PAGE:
Book and author news – various items

April 30, 2015 at 10:40 pm (Book review, books, Mystery fiction)

Where the world of crime fiction is concerned, Carol of the Usual Suspects does a great job of keeping us group members informed. She recently sent along information about a Google doodle that pays homage to the great Golden Age writer Ngaio Marsh. The doodle appeared only in Marsh’s native New Zealand, so one would have known nothing of it had we not been specifically alerted to its existence:


Shortly thereafter, Carol forwarded an article on Marton Cottage, once home to Dame Ngaio.





One of my favorite novels by Ngaio Marsh is Death in a White Tie. This is as much a novel of manners as a mystery, providing as it does a close-up look at the ‘London season’ with all its social commotion and marriage market significance. It’s a poignant tale of loss, and an even more poignant love story. The tone commingles compassion and irony. The writing is unfailingly graceful and precise.


Ngaio Marsh 1895-1982


What a splendid job Felony & Mayhem Press has been doing in bringing so many of Ngaio Marsh’s Roderick Alleyn novels back into print. Click here for the full list.

Clutch of Constables, another of my favorites

Clutch of Constables, another of my favorites

And click here to hear Dame Ngaio explain how she first came to the writing of crime fiction.

Thanks so very much, Carol, for pointing  me to all this excellent material!


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In her Washington Post review of  Jane Smiley’s Early Warning, Valerie Sayers proclaims: “In an era of tweets, texts and flash fiction, the big, juicy novel is ascendant again.” One can only say, thank goodness!

Early Warning is the second volume in a projected three volume trilogy. Some Luck, the first, moves at a slow, deliberate, even magisterial pace. One learns, like the Midwestern farm folk in the novel, to become attuned to the slow unfolding of events. I loved the book, and I’m very much looking forward to reading the sequel.


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And speaking of anticipated sequels, Kate Atkinson’s A God in Ruins, a follow-up to Life After Life, is due out here on May 5. With its digressive, nonlinear narrative, Life After Life was a book I was prepared to dislike. In fact, I expected  to be unable to get through it. In the event, it held me spellbound – a masterpiece of compelling storytelling.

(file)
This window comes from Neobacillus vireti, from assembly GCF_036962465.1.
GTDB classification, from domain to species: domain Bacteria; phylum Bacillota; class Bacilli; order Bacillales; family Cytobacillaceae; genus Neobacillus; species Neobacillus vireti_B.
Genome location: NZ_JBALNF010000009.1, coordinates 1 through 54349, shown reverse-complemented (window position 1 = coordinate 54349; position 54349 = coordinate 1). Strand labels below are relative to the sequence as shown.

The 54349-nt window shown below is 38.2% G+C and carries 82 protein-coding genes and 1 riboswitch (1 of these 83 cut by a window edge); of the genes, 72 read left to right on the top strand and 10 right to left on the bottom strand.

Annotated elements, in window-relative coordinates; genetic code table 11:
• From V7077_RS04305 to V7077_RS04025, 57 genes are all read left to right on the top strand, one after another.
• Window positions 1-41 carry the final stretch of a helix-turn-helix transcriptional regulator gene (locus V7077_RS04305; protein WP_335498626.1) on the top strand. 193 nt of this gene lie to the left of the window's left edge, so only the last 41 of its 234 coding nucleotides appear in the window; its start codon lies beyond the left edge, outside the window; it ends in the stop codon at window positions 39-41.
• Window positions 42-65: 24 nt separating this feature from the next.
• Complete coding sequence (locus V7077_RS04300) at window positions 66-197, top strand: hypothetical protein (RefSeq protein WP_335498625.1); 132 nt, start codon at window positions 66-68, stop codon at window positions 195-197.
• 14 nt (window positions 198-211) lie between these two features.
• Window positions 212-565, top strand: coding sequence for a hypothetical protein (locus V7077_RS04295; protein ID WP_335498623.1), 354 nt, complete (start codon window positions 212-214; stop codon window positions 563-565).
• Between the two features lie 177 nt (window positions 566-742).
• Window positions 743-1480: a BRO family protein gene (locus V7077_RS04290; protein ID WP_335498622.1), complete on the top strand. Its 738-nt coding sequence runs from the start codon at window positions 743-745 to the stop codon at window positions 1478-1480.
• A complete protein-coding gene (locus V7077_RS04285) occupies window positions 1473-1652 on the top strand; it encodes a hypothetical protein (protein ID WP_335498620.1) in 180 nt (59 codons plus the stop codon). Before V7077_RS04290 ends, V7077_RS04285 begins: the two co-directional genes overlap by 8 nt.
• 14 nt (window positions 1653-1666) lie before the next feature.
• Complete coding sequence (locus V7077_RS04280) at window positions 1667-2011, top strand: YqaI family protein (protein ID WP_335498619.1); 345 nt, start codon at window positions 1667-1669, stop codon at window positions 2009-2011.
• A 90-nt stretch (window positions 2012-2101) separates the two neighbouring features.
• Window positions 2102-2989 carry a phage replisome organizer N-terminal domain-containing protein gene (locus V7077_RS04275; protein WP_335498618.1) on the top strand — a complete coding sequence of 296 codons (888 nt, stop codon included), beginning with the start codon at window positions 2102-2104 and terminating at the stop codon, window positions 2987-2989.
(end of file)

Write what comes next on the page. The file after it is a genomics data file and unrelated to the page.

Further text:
Some months ago, I received word that Martin Edwards was writing a nonfiction work on the beginnings of the Detection Club and the rise of crime fiction in England in the early years of the twentieth century. It was to be called The Golden Age of Murder. I pre-ordered on Amazon as soon as I could, and two days ago it came:


Subtitled The Mystery of the Writers Who Invented  the Modern Detective Story, this is a tome of substance, clocking in at some 457 pages (including bibliography). I plan to hold off for as long as I can before plunging in. It looks delicious!

Congratulations are due Martin Edwards, himself a wonderful crime fiction writer (and blogger) and a distinguished scholar of the genre as well.


Martin Edwards, at a panel discussion I had the privilege of attending as part of a Smithsonian tour in 2007. As a result of attending various crime fiction conclaves, several of us from the Usual Suspects have had the pleasure of meeting Mr. Edwards, an unfailingly generous and gracious man.


  1. Carol said,

    You’re very welcome, Roberta. I enjoy keeping the Usual Suspects up to date on mystery-world happenings. Once a teacher, always a teacher!

  2. Nan said,

    I love the google doodle. And my copy of Martin Edwards’ book just arrived, too! Oh, boy it looks wonderful.

  3. Shirley ONeill said,

    Ngaio Marsh is one of my all time favorites. I re-read her at least once every couple of years, A Clutch of Constables being my favorite. Thank you for sharing this fabulous information.

    • Roberta Rood said,

      Hi, Shirley,
      It’s a pleasure as always to meet another Ngaio Marsh fan. So you are very welcome!

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